12. You are building another strawman. I’ve said I can have doubts and still recognize the preponderence of scientific opinion.

    I think Ralph Cicerone (again, president of the National Academy of Science), sounds like he’s on the same vibe when he talks about the evidence that has lined up 2000-2007.

    If you duck that evidence, and make this about your political enemies … but I don’t find that terribly rational.

  13. BTW, if our positions were reversed, and I had to duck the National Academy of Science, and just veer off about some political group I despised … I think I’d start to feel kind of bad.

    We’re supposed to limit ourselves, before we become cranks.

  14. Odo – you can do better than that. I give you a link with a list of where the authority of science was wrong, and you counter with the authority of science???

    I like NAS better than UCS. The former being a REAL science organization and the other is a political organization pretending to be scientific.

    But back to AGW. There just isn’t enough data, the quality isn’t that great, and the results of the models are within the margin of error for the data and the measuring methods. But if you want to believe the climate change alarmist then fine, drink the kool aid.

  15. It is a common fallacy to say:

    “since humans are sometimes wrong, they are wrong in this case.”

    Seems sillier, and a balder lie, when you say “humans” rather than “scientists” … but it’s the same thing.

    Really it’s like saying “since humans are sometimes wrong, I can claim they are wrong on any particular issue.”

    It saves you from understanding the work they’ve actually done, and why they actually have the conclusions they do.

    It allows you to be a crank.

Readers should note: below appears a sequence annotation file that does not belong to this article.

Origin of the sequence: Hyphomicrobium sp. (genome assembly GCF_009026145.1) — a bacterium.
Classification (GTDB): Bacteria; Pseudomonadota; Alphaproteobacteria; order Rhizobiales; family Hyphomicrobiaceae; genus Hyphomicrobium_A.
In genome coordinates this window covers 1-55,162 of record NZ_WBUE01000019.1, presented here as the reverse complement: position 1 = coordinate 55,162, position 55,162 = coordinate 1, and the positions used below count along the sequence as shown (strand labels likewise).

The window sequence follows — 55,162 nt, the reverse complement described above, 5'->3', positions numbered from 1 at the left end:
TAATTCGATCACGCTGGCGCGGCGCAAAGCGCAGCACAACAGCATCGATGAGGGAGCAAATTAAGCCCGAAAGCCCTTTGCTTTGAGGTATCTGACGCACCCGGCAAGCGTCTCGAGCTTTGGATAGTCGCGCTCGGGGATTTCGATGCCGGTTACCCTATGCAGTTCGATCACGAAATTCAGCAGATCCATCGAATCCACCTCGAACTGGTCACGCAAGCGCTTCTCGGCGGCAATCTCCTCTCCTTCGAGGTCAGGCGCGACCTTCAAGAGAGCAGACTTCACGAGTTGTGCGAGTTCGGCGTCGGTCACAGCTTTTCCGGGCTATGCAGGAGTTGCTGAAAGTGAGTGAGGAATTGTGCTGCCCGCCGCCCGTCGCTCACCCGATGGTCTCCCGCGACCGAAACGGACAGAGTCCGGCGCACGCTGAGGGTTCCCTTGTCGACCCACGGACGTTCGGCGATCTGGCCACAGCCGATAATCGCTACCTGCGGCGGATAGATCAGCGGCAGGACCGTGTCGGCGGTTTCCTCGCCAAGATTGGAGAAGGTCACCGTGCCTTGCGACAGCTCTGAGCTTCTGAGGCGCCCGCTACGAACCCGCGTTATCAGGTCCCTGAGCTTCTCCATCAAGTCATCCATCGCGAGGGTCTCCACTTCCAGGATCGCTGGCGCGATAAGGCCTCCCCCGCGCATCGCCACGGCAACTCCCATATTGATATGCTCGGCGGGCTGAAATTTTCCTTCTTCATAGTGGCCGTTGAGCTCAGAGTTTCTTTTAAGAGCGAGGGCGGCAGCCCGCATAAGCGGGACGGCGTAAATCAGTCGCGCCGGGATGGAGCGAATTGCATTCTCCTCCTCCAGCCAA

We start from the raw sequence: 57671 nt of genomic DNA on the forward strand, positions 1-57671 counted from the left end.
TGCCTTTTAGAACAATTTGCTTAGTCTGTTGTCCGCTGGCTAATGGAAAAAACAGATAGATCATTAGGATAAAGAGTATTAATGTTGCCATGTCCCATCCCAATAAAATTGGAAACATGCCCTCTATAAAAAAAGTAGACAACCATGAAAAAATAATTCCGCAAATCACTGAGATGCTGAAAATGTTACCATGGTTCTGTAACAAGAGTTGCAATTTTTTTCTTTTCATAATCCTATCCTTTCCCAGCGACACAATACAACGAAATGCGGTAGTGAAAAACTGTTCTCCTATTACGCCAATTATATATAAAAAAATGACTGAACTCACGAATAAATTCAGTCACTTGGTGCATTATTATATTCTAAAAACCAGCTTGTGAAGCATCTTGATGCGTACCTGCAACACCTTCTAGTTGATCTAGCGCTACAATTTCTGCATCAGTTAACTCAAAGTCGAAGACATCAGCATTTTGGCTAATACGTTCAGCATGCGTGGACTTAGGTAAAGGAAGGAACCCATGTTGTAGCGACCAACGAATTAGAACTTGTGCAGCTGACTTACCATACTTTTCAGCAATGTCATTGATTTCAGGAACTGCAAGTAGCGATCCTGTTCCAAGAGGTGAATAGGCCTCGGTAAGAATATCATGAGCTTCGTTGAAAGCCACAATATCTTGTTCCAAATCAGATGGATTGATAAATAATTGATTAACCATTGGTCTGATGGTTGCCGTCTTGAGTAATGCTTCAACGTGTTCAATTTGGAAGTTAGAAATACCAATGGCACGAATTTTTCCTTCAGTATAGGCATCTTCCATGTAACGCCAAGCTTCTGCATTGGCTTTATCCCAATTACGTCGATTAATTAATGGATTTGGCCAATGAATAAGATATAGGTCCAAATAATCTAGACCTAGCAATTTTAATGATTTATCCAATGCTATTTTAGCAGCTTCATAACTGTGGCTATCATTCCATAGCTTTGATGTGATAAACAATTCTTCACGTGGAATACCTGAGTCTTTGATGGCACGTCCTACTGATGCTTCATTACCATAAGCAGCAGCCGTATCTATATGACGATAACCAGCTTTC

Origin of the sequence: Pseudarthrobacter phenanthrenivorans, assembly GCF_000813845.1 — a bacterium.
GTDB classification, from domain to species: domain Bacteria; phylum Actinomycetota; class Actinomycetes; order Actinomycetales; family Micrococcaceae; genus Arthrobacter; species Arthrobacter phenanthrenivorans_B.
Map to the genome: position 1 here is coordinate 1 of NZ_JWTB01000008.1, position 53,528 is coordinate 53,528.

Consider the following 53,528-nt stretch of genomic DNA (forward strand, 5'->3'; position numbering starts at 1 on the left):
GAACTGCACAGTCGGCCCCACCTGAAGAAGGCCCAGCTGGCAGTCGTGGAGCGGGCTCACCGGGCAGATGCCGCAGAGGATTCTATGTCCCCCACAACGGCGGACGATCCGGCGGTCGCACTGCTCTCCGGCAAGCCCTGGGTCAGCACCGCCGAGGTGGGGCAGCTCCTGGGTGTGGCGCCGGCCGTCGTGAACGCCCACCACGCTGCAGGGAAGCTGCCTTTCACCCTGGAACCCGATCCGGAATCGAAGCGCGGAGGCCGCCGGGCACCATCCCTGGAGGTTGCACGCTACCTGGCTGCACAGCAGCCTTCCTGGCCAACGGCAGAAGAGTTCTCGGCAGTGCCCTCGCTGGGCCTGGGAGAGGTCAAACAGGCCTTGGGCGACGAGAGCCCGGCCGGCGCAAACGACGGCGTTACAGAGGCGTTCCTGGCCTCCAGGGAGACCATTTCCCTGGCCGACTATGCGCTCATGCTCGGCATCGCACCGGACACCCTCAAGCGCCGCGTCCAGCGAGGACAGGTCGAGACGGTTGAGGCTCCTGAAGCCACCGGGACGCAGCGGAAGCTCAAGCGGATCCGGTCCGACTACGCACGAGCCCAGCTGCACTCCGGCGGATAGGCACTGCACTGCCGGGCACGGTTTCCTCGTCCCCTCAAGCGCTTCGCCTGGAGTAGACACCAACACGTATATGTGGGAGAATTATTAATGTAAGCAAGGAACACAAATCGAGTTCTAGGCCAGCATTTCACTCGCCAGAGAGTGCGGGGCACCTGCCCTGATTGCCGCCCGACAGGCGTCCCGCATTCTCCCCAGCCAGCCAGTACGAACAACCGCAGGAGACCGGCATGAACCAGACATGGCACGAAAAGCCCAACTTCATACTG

Maybe I should ask how old you are? There might be an allowance, that an older male deserves to become a crank if he lives long enough (to close his mind to reason and evidence).

    There are some men who manage to stay open and flexible into their 80’s, but I admit they are rare.

    And so on a big problem like AGW we face whole cohorts of men locked into the views of their youth. If they have a little introspection left they might just grumble to themselves, and allow younger folk to get on with solutions, but that isn’t always the case.

    They’ll make sloppy arguments that since science has been wrong, science is always wrong.

    (Anyone with a still-flexible mind, who isn’t merely a “repeater station” for the network of calcified ‘wingers, might enjoy this at Scientific American. The ‘wingers of course will find a reason to crank about it.)

  16. BTW, to illustrate the crankiness of this paragraph:

    “But back to AGW. There just isn’t enough data, the quality isn’t that great, and the results of the models are within the margin of error for the data and the measuring methods. But if you want to believe the climate change alarmist then fine, drink the kool aid.”

    Note first that King simply asserts that he knows better than the president of the National Academy of Science, and then he goes beyond that, to suggest that the NAS is peddling alarmist kool aid.

    We can see how one leads to the other. If you think you (and your network of cranks) have the truth, then obviously there must be conspiracy at the NAS.

    Tin foil hat time.

    The NAS is peddling alarmist kool aid!

    Why? Because they give us the answer we don’t want to hear.